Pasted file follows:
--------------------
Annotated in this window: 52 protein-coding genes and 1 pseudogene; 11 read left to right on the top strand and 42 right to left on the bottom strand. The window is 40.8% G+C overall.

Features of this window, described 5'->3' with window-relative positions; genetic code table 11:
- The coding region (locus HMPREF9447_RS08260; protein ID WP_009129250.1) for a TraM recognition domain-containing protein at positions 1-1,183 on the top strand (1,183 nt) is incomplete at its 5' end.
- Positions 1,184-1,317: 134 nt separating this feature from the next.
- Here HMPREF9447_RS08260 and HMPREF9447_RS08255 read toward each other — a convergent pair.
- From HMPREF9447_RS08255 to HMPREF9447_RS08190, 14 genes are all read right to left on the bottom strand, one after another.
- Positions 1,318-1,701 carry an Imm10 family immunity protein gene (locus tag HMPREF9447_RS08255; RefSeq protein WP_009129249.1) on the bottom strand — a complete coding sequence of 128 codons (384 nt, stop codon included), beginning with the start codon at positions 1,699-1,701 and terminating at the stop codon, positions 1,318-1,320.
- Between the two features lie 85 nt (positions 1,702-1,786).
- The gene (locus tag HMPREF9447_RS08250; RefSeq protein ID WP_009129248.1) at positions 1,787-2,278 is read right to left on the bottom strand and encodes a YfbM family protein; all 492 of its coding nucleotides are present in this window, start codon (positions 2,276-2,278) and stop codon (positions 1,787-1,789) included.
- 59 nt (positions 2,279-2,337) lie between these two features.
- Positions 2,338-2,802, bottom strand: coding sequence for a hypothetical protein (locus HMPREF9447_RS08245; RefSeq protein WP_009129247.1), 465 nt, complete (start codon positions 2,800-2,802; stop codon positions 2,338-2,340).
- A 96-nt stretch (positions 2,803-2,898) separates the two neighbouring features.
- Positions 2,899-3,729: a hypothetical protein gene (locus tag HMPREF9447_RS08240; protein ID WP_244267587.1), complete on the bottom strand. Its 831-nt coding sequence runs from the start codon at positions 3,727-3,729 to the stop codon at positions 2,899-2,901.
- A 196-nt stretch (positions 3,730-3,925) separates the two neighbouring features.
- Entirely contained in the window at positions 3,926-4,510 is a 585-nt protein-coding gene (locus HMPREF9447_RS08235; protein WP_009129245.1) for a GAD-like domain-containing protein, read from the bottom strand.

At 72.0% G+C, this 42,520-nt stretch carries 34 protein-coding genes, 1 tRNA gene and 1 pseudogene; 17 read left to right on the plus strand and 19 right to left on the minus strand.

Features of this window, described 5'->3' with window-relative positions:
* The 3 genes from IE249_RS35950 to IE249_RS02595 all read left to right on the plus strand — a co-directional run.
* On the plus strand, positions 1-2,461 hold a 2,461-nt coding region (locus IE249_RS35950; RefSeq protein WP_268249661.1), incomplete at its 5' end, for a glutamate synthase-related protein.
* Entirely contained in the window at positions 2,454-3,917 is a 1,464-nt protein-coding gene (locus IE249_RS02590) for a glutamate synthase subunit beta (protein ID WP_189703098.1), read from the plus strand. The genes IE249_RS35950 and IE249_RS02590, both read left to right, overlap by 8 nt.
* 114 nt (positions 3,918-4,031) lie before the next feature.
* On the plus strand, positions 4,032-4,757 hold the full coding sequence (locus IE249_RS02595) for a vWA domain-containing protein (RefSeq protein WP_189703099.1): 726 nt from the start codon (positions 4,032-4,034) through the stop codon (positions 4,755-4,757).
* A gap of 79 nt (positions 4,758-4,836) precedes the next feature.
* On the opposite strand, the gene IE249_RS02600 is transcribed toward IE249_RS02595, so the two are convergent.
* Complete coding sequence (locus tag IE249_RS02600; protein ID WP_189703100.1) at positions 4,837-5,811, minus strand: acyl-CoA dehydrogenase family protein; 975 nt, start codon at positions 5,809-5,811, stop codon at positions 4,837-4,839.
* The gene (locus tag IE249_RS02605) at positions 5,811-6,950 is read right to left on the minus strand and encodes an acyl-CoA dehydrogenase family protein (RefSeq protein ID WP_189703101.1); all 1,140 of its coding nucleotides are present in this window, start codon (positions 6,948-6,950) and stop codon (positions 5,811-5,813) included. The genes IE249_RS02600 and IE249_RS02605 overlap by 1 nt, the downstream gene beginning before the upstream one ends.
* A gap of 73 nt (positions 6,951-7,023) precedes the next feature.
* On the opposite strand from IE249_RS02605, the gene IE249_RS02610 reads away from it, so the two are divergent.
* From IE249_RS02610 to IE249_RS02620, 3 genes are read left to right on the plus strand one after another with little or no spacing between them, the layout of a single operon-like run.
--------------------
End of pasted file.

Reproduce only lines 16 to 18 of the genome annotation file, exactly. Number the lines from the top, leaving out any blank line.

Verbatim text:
At 72.0% G+C, this 42,520-nt stretch carries 34 protein-coding genes, 1 tRNA gene and 1 pseudogene; 17 read left to right on the plus strand and 19 right to left on the minus strand.

Features of this window, described 5'->3' with window-relative positions:
* The 3 genes from IE249_RS35950 to IE249_RS02595 all read left to right on the plus strand — a co-directional run.